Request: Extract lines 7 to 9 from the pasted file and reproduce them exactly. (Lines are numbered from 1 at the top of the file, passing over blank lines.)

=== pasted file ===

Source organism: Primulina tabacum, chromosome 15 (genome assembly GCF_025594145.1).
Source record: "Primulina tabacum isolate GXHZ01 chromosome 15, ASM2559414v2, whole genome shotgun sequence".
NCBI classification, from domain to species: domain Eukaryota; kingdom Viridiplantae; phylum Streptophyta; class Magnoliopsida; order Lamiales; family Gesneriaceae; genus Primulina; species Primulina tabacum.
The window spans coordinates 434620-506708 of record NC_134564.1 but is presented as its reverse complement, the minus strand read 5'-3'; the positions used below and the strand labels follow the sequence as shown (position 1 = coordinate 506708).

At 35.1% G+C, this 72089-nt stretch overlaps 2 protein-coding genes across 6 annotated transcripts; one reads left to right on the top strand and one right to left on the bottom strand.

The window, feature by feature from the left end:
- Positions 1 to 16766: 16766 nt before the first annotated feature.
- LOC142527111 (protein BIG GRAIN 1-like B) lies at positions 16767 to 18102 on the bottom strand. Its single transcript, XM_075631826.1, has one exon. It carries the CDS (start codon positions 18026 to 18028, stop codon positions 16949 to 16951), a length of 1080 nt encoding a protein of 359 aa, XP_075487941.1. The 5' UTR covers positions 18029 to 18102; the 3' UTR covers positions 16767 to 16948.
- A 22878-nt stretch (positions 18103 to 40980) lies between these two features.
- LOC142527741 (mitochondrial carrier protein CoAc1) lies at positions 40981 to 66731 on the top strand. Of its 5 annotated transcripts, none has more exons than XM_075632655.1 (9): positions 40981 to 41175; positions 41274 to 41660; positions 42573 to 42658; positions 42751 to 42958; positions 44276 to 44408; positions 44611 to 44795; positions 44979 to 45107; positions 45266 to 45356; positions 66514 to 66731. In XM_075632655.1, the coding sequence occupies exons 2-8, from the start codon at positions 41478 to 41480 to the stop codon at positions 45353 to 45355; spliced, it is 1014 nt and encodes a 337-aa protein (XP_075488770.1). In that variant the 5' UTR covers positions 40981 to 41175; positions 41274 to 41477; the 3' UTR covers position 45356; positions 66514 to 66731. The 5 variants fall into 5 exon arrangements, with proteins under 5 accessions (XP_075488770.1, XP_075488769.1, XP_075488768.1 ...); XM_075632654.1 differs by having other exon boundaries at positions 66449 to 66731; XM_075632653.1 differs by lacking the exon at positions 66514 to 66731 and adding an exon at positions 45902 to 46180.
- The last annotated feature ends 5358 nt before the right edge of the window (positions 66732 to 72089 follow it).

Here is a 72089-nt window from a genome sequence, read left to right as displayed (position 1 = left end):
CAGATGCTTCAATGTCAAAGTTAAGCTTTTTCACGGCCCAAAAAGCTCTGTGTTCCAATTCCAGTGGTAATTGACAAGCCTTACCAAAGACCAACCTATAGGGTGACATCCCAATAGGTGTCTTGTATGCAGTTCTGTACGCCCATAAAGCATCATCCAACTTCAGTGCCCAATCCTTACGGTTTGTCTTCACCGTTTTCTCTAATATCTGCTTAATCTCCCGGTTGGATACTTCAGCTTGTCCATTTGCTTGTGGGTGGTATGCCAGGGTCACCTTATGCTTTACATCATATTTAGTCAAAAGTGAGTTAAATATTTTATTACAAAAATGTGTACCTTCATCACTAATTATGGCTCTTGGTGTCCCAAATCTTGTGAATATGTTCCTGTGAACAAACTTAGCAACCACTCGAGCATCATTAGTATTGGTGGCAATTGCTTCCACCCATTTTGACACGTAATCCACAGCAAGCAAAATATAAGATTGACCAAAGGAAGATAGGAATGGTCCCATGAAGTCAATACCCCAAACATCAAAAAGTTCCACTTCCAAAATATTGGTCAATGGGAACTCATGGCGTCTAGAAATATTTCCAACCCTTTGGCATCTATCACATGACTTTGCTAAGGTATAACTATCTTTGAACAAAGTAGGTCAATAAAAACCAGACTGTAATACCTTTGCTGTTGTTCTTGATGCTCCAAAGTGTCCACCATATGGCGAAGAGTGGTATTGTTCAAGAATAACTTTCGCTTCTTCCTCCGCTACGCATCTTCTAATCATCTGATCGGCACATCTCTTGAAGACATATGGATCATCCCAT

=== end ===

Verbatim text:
- Positions 1 to 16766: 16766 nt before the first annotated feature.
- LOC142527111 (protein BIG GRAIN 1-like B) lies at positions 16767 to 18102 on the bottom strand. Its single transcript, XM_075631826.1, has one exon. It carries the CDS (start codon positions 18026 to 18028, stop codon positions 16949 to 16951), a length of 1080 nt encoding a protein of 359 aa, XP_075487941.1. The 5' UTR covers positions 18029 to 18102; the 3' UTR covers positions 16767 to 16948.
- A 22878-nt stretch (positions 18103 to 40980) lies between these two features.